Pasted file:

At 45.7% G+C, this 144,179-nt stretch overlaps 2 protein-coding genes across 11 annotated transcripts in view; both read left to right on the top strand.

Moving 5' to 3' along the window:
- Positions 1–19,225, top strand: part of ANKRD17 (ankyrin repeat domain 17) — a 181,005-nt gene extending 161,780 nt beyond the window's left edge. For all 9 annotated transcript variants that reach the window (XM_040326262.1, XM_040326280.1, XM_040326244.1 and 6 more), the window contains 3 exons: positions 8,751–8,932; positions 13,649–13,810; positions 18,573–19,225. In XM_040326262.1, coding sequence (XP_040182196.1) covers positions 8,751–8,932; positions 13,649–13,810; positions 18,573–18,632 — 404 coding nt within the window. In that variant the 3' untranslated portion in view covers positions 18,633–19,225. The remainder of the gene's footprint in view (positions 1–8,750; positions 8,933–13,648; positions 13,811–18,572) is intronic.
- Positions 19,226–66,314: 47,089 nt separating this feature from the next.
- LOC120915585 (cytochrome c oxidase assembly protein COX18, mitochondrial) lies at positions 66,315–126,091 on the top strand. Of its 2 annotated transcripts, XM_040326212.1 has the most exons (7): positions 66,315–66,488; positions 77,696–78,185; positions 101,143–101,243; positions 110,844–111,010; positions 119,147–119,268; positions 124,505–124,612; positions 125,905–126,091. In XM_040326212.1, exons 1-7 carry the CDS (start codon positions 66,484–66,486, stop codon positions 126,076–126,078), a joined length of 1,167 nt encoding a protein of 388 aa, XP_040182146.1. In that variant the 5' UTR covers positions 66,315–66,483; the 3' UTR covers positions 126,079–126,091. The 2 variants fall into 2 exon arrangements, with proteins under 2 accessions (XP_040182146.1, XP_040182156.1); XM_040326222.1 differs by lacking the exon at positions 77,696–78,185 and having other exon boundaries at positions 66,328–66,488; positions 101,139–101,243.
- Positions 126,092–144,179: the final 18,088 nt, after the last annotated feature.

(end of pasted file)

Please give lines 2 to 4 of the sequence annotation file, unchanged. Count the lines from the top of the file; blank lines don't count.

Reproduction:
Moving 5' to 3' along the window:
- Positions 1–19,225, top strand: part of ANKRD17 (ankyrin repeat domain 17) — a 181,005-nt gene extending 161,780 nt beyond the window's left edge. For all 9 annotated transcript variants that reach the window (XM_040326262.1, XM_040326280.1, XM_040326244.1 and 6 more), the window contains 3 exons: positions 8,751–8,932; positions 13,649–13,810; positions 18,573–19,225. In XM_040326262.1, coding sequence (XP_040182196.1) covers positions 8,751–8,932; positions 13,649–13,810; positions 18,573–18,632 — 404 coding nt within the window. In that variant the 3' untranslated portion in view covers positions 18,633–19,225. The remainder of the gene's footprint in view (positions 1–8,750; positions 8,933–13,648; positions 13,811–18,572) is intronic.
- Positions 19,226–66,314: 47,089 nt separating this feature from the next.